Washington, D.C. (Oct. 12, 2011) — New bipartisan public opinion research released today by the United Nations Foundation and its sister organization, the Better World Campaign, shows that there is strong support for the United Nations. The majority of Americans said they oppose the proposed legislation in Congress that would cut United States’ funding to the United Nations by 50 percent, and end funding to UN agencies that respond and take action after a natural disaster or humanitarian crisis, such as UNICEF and the World Health Organization.
The survey conducted by Public Opinion Strategies and Hart Research Associates found that more than eight out of ten voters (86 percent) say it is important that the United States maintain an active role within the United Nations. Voters across the political spectrum overwhelmingly believe that the U.S. should pay our dues to the UN (64 percent) and UN peacekeeping operations (71 percent) on time and in full.
“This polling once again shows that Americans do not want to see the United States go back into debt at the United Nations. While misguided legislation in Congress would cause America to forfeit our leadership at the UN, we see time and time again that the majority of voters across the political spectrum believe the U.S. should have an active role within the UN,” said Timothy E. Wirth, President of the United Nations Foundation. “At a time when the United Nations is more relevant than ever in addressing the world’s greatest peace and security challenges, this survey is evidence that voters believe in the value of the United Nations to American interests.”
Key highlights of the research include:
- Voters overwhelmingly believe it is important the United States maintain an active role within the United Nations.
- More than eight out of ten voters (86 percent) say it is important that the United States maintain an active role within the United Nations, with a substantial majority (65 percent) saying it is ‘very important’ the United States do so.
- Americans support the United States paying our dues to the United Nations on time and in full. Sixty-four percent of voters (64 percent) favor the United States paying our dues to the United Nations on time and in full, while 31 percent oppose.
- Majorities of Republicans, Independents, and Democrats favor paying our UN dues on time and in full.
- There continues to be even greater support for the United States paying our peacekeeping dues to the United Nations on time and in full (71percent favor/ 25 percent oppose).
- This is also true regardless of party. Majorities of Republicans, Independents, and Democrats continue to favor paying our peacekeeping dues to the United Nations on time and in full.
- A majority of Americans (55 percent) oppose proposed legislation that would cut United States’ funding of the United Nations, while 39 percent favor it. Intensity matters and there is a higher level of strong opposition (37 percent strongly oppose) to this proposed legislation compared to strong support (21 percent strongly favor).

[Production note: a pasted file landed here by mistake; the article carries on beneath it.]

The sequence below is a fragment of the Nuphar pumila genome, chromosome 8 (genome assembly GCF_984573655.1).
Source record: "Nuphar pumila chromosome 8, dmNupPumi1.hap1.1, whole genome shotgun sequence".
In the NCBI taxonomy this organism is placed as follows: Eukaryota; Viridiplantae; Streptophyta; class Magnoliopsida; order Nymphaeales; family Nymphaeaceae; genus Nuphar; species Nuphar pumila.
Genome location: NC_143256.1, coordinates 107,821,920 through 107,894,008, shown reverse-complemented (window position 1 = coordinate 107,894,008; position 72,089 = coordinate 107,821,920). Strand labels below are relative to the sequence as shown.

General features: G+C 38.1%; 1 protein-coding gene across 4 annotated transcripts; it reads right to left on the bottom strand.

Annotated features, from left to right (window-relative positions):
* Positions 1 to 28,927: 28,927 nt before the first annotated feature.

- Majorities of Democrats and Independents oppose the proposed legislation, while a small majority of Republicans support the proposed legislation.
- There continues to be significant recognition of the contemporary relevance of the United Nations. More than two-thirds of Americans (68 percent) believe the United Nations is still needed today.
- Majorities of Republicans, Independents, and Democrats agree with this assessment.
Consistent with our past tracks, a majority of Americans perceive the United Nations as an “only somewhat effective” organization (51 percent).
- Significant majorities of Americans overwhelmingly believe the United States should be supportive of all of the 17 UN programs we tested. The top four programs were:
Helping to reverse the spread of HIV and malaria and other major diseases around the world.
- Improving the access to safe drinking water in poor, developing countries.
Working to better the lives of adolescent girls around the world by helping assure girls have access to quality education and health care, adequate livelihoods, and freedom from violence and harmful practices.
- Improving the health of women and children in poor, developing countries by making sure they have access to vaccines and maternal health care.
The research was undertaken by a bipartisan polling team led by Bill McInturff of Public Opinion Strategies and Geoff Garin of Hart Research Associates. The poll was conducted among 900 registered voters nationwide from October 1-4, 2011.
About the Better World Campaign
The Better World Campaign works to foster a strong relationship between the U.S. and the UN to promote core American interests and build a more secure, prosperous, and healthy world. The Better World Campaign engages policymakers, the media, and the American public alike to increase awareness of the critical role played by the UN in world affairs and the importance of constructive U.S.-UN relations.
About the United Nations Foundation
The United Nations Foundation, a public charity was created in 1998 with entrepreneur and philanthropist Ted Turner’s historic $1 billion gift to support UN causes and activities. We build and implement public/private partnerships to address the world’s most pressing problems and work to broaden support for the UN through advocacy and public outreach. Through our campaigns and partnerships, we connect people, ideas, and resources to help the UN solve global problems. The campaigns we conduct reduce child mortality, empower women and girls, create a new energy future, secure peace and human rights, and promote technology innovation to improve health outcomes.